Monday, 12 December 2022
12:00 - 13:00


Talk by Prof. Sandro Ambühl, University of Zurich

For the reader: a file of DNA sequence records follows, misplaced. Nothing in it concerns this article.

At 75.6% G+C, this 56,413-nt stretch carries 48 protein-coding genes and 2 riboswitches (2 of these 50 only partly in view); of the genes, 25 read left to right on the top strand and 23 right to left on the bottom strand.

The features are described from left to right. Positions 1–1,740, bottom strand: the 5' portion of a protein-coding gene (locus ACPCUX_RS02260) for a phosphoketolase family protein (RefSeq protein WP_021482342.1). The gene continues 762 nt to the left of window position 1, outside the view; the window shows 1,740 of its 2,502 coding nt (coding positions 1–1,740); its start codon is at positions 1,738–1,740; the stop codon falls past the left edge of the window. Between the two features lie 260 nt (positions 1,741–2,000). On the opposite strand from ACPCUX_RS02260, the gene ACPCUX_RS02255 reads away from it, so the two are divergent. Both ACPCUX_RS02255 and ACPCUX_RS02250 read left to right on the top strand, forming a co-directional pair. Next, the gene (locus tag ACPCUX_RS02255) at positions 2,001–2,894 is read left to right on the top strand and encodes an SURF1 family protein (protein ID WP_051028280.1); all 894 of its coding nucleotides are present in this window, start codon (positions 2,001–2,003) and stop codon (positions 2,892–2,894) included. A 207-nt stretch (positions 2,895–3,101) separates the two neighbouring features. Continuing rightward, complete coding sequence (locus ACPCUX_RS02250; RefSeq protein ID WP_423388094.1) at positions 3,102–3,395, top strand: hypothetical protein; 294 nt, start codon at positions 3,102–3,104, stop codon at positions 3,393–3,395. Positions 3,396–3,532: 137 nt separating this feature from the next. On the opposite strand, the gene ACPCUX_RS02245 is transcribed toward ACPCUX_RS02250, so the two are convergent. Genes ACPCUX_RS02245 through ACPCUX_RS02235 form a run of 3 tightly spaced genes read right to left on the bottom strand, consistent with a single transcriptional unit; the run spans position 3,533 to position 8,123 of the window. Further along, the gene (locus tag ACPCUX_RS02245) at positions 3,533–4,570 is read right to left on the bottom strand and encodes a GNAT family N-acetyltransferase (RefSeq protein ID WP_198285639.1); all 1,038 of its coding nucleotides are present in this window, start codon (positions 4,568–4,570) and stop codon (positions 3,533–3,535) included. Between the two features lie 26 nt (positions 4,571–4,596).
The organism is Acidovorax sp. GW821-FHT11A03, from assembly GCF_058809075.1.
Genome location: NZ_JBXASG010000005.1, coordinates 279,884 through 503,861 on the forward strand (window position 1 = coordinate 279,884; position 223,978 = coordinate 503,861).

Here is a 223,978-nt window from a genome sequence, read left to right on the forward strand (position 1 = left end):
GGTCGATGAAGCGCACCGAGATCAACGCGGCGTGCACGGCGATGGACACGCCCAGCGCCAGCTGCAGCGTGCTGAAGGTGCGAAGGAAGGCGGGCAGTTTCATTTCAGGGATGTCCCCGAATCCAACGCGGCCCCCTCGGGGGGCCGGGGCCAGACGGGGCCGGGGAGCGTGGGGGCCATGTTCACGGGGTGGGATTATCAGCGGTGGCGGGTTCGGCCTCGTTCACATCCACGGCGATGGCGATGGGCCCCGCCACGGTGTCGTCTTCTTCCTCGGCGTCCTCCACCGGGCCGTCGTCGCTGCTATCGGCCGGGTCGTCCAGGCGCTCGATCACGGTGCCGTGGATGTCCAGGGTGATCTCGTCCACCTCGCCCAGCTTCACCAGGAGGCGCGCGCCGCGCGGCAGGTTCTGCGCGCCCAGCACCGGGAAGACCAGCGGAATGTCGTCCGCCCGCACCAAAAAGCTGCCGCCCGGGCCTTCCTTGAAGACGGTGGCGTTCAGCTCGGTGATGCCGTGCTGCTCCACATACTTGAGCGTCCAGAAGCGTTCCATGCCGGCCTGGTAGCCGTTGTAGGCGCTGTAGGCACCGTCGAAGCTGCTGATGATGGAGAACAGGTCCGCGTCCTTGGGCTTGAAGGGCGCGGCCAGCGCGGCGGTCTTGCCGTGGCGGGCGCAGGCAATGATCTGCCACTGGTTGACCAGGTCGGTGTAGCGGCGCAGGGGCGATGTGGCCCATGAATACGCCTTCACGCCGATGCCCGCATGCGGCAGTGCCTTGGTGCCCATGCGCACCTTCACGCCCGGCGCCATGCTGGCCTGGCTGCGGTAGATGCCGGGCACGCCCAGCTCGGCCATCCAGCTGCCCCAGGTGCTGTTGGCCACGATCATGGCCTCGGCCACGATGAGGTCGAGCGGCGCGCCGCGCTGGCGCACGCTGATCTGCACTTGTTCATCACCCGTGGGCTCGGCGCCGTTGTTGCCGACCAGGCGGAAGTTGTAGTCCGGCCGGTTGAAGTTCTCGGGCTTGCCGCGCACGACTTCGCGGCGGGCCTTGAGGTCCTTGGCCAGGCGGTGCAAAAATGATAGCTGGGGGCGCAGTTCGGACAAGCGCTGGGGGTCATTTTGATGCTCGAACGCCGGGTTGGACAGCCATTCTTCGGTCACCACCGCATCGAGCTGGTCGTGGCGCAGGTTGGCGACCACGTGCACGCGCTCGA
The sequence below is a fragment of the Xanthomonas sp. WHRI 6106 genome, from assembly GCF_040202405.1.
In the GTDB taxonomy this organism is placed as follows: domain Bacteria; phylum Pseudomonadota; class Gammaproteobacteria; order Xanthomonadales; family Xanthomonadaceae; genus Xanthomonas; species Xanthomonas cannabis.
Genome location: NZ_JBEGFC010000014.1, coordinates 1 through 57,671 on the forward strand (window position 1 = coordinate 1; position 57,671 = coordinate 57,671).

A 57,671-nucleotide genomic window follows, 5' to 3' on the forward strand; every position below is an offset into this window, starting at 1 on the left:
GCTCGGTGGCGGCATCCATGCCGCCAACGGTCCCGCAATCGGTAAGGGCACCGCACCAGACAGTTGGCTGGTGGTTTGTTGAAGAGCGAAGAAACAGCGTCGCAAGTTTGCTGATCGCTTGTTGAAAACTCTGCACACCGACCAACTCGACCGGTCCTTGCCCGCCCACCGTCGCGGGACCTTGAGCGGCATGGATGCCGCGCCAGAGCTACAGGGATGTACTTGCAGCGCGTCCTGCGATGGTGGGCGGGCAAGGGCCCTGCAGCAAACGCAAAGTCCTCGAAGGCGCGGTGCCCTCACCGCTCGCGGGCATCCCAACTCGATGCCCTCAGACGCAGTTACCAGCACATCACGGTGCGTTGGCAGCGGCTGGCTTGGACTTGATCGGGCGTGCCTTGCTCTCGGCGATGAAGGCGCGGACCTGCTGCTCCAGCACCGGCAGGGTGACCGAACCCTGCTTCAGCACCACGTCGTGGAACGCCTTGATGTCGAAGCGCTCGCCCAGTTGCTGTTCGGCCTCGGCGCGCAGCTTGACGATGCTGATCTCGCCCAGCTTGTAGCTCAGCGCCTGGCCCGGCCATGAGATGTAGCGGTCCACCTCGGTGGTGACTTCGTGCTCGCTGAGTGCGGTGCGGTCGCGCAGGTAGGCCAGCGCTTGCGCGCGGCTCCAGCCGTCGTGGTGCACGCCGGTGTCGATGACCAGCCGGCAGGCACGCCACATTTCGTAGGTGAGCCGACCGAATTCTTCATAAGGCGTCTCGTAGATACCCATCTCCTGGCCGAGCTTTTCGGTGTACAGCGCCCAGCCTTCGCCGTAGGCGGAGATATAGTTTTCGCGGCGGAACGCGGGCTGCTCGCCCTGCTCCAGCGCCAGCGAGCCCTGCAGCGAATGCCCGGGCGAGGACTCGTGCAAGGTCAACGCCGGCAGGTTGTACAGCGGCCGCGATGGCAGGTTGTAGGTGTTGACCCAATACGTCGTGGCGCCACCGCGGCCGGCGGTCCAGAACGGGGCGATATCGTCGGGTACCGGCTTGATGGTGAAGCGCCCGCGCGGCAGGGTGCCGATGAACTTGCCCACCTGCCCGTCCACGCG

Poverty assistance is often administered in-kind even though cash transfers would raise recipients' welfare more effectively. We characterize the political economy constraint that paternalistic motives impose on the welfare system. In our experiment, a representative sample of U.S. citizens reveal their motives by deciding whether a real U.S. welfare recipient will receive monthly grocery deliveries over half a year, or whether the recipient will have a choice between these deliveries and monthly deliveries of cash equivalents. Respondents frequently impose restrictions. Two fifths restrict the recipient even if the cash equivalent is twice the value of the food. Only a third always let the recipient choose. Respondents restrict a significantly larger proportion of recipients than they believe, indicating that their decisions are partially misguided. A conservative political stance is associated with significantly more restrictions. Respondents' goal is not to ensure sufficient healthy nutrition, but to prevent consumption of items deemed inappropriate. While respondents reveal stereotypes in various survey questions, recipient race, gender, age, and parental status have little effect on restriction decisions, on average. 

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